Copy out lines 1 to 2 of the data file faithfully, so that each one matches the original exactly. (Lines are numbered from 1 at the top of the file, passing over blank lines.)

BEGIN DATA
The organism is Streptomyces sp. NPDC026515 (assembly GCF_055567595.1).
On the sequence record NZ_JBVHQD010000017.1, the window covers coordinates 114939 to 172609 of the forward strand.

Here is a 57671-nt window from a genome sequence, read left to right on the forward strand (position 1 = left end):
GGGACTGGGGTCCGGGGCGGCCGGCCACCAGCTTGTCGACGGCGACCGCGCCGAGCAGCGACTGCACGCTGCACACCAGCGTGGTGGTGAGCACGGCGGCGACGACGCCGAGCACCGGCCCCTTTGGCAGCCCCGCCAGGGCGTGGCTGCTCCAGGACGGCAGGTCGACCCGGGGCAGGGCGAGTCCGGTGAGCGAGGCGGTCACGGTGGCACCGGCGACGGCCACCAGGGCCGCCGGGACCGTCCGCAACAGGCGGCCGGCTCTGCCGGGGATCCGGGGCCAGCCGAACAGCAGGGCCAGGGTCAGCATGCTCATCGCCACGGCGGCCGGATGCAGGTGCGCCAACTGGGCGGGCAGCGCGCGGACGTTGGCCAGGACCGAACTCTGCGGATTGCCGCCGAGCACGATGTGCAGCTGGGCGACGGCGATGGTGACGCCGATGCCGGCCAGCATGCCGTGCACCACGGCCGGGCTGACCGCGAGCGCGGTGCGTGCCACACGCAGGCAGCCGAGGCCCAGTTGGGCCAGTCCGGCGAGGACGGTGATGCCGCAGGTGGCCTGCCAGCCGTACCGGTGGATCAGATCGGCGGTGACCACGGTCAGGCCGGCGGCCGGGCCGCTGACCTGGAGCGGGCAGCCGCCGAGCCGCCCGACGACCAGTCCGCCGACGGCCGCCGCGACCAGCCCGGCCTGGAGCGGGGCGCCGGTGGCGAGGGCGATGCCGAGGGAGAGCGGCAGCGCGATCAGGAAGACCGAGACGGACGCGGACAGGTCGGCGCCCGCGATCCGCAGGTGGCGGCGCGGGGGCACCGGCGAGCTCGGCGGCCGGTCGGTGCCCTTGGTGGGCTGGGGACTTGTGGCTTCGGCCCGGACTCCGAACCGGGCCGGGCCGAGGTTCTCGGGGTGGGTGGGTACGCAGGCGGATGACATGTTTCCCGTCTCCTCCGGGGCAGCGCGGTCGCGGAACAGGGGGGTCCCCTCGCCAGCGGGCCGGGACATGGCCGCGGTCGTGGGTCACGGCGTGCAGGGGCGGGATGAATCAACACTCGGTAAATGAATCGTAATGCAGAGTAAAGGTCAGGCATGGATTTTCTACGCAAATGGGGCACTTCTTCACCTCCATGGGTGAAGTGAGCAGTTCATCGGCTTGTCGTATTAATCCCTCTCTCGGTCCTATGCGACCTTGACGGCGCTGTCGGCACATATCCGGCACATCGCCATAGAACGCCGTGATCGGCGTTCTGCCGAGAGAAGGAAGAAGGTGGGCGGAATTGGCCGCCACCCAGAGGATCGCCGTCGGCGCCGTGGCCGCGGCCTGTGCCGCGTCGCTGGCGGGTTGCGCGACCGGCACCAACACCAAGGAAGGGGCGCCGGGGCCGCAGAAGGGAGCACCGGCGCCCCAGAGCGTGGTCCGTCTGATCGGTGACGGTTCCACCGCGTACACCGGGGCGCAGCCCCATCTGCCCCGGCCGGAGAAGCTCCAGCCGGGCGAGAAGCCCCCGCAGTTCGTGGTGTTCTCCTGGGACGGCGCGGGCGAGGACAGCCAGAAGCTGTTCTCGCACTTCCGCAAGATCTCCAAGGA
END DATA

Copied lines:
The organism is Streptomyces sp. NPDC026515 (assembly GCF_055567595.1).
On the sequence record NZ_JBVHQD010000017.1, the window covers coordinates 114939 to 172609 of the forward strand.